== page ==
Kakao Corp – which operates South Korea’s most popular mobile messenger Kakao Talk – is diversifying in a wide variety of industries.
Recently, the tech giant has turned to chauffeur services, flower deliveries and even hair salons, driven largely by consumer demand.
Kakao’s strategy is to enter the taxi and banking industries, as well as other sectors lacking mobile services to introduce simple and intuitive apps to innovate the market.
However, Kakao’s aggressive expansion is taking a toll on small firms and self-employed workers.
Kakao’s expansion strategy begins first with market infiltration led by free services, with the company gradually introducing fees and commissions after it surpasses competitors.
Kakao Taxi is a classic example. Kakao initially offered Kakao Taxi as a free service, and only recently introduced a paid membership for taxi drivers after grabbing over 80 per cent of the cab-hailing market.
Kakao Hairshop, a hair salon/nail shop reservation app released in 2016, is also embroiled in controversy over excessive commissions.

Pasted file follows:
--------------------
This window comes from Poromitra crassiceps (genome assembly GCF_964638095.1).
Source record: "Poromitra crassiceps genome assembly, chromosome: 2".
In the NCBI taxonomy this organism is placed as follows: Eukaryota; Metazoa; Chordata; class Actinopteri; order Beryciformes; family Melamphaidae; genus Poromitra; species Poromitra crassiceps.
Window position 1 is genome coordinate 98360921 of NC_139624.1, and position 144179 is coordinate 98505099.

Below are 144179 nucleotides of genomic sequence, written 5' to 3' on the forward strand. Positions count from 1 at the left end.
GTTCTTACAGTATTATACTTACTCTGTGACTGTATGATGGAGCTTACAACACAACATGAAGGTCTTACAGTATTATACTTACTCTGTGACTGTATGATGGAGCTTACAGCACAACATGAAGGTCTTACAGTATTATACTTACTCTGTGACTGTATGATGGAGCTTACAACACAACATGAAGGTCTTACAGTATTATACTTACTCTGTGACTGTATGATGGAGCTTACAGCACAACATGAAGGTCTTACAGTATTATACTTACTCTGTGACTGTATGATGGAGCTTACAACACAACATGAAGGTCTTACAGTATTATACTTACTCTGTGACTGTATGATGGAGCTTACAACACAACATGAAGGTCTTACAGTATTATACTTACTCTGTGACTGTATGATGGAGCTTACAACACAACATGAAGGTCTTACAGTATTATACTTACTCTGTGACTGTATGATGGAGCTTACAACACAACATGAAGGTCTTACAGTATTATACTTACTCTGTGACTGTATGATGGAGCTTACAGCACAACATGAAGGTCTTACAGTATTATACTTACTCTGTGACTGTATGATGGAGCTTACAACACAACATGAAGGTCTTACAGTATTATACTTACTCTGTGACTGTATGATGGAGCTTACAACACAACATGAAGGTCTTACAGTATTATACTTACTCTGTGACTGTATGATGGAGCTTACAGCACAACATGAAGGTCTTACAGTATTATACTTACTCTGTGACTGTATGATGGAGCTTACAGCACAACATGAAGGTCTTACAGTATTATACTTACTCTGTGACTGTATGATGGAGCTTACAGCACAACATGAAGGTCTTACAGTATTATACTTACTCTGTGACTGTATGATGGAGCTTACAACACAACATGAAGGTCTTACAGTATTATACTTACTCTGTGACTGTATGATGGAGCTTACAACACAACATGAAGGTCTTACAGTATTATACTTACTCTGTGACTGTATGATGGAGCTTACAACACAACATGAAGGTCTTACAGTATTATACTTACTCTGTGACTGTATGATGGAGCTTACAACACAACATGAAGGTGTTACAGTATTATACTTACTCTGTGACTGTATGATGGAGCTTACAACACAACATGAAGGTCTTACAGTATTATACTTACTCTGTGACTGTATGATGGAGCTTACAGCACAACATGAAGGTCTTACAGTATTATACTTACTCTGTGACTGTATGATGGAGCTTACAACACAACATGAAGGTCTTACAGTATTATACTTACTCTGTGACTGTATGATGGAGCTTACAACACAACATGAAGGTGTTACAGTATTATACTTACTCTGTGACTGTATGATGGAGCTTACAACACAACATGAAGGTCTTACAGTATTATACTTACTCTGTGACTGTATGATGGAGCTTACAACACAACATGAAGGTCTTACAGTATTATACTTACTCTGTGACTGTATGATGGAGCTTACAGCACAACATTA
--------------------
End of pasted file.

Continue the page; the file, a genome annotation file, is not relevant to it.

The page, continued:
According to the Fair Trade Commission, there are currently 118 Kakao subsidiaries, the second-largest number in the country after SK Group.
Only seven years ago, Kakao had 26 subsidiaries when it merged with portal operator Daum Communications Corp. Now, the number has quadrupled.
Kakao garners capital by listing subsidiaries on the stock market, using it to venture into new business fields.
Since there are remaining subsidiaries awaiting listings including Kakao Bank, Kakao Pay and Kakao Webtoon, experts argue that Kakao’s expansion will continue.
The financial and IT business sectors are critical of Kakao’s aggressive expansion, arguing that the corporation, now one of the business giants in the country, lacks consideration for society.
- H M Kang writes for Korea Bizwire.